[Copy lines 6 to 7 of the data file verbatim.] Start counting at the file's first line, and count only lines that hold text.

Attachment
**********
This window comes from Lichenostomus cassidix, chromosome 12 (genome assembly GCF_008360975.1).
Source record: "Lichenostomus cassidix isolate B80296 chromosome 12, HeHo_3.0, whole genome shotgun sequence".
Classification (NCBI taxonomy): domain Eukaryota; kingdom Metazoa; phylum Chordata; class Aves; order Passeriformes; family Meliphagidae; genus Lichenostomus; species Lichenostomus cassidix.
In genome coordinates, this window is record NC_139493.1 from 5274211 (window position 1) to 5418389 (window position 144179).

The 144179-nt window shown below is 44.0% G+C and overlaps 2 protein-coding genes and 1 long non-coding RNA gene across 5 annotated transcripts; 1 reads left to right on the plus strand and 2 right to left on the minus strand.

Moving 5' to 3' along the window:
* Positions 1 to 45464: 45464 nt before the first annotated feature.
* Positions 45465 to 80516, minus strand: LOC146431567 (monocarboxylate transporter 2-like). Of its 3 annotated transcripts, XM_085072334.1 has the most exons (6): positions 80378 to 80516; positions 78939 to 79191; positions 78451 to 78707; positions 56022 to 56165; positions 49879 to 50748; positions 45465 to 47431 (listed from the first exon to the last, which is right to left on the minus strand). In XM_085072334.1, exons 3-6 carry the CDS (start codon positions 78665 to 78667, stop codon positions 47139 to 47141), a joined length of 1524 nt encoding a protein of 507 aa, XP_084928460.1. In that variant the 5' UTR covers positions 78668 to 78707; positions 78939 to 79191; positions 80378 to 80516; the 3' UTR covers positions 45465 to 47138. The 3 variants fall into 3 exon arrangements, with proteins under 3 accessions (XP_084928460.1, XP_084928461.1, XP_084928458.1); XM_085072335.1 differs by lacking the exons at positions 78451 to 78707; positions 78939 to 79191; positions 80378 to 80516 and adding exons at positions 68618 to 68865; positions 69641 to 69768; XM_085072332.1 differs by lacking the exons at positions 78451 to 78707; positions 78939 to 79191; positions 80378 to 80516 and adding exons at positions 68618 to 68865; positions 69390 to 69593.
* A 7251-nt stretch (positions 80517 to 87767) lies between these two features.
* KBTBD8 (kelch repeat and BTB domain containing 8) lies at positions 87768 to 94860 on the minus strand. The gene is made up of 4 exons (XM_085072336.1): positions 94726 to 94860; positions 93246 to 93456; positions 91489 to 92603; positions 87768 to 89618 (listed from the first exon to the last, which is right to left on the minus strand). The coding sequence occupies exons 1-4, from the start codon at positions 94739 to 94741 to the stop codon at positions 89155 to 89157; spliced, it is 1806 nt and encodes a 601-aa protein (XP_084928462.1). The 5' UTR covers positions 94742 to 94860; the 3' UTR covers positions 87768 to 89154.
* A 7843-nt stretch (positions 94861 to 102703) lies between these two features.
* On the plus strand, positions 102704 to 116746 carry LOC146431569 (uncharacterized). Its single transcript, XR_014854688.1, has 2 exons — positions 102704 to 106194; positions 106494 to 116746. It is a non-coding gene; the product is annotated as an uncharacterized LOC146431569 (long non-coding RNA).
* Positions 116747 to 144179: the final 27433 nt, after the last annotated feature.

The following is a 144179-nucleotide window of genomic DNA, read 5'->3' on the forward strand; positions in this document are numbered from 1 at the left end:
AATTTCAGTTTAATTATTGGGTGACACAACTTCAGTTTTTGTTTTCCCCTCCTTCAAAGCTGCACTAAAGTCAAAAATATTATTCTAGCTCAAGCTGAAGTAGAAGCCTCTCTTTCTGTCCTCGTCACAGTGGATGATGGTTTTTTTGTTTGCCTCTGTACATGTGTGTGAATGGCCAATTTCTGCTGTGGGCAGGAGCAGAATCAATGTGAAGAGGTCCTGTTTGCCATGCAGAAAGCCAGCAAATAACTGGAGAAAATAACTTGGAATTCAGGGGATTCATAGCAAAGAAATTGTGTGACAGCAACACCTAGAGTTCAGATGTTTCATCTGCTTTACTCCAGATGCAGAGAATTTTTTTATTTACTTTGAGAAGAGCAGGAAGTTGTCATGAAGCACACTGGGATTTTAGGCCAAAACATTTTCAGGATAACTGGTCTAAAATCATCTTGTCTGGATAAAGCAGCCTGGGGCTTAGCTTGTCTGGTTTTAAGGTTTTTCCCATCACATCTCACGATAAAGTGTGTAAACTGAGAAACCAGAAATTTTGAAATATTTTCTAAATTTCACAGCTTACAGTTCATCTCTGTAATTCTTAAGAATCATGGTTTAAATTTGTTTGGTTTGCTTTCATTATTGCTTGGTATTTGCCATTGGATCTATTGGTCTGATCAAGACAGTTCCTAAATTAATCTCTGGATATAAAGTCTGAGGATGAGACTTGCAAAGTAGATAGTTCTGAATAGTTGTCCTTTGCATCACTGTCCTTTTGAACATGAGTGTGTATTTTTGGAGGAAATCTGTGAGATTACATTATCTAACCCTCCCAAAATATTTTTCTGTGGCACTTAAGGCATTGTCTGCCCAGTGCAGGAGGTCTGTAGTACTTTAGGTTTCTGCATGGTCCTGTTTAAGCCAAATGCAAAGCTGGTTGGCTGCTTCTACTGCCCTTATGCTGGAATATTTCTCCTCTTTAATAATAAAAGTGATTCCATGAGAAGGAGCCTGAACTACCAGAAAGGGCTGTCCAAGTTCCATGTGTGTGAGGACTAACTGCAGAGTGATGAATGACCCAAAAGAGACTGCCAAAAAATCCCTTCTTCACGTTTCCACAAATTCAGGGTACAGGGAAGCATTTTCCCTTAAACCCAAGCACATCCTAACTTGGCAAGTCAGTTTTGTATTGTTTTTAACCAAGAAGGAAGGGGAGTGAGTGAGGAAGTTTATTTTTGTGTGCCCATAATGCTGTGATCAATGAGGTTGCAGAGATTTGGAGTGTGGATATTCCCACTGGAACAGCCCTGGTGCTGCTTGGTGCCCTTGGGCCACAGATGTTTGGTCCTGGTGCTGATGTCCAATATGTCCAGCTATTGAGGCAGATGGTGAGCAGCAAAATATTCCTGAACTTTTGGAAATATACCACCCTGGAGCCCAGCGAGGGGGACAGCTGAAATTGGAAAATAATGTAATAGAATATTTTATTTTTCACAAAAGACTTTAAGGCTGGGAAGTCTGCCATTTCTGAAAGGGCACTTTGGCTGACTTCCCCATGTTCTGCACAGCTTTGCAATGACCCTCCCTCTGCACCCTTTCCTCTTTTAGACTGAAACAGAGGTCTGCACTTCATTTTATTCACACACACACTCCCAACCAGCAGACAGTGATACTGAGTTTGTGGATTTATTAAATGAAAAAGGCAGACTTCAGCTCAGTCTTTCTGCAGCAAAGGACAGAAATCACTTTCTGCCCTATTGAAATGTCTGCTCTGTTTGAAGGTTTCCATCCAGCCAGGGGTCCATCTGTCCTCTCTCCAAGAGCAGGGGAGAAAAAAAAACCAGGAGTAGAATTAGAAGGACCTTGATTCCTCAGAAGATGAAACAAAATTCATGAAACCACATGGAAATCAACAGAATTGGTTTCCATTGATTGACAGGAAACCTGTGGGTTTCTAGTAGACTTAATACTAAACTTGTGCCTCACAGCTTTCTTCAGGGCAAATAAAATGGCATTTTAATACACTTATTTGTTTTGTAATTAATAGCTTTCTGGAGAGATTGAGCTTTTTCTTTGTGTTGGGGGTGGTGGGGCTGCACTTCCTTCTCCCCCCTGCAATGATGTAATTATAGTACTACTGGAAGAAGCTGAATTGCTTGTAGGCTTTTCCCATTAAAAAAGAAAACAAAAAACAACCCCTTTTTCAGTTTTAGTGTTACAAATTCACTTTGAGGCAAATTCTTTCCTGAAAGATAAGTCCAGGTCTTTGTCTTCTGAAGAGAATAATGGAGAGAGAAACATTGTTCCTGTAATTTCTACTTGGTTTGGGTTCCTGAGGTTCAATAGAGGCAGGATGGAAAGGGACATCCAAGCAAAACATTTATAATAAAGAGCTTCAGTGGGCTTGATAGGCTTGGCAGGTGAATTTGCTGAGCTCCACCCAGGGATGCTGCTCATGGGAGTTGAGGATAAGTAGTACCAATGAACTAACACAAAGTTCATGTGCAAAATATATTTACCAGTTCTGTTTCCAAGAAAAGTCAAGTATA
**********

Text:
Moving 5' to 3' along the window:
* Positions 1 to 45464: 45464 nt before the first annotated feature.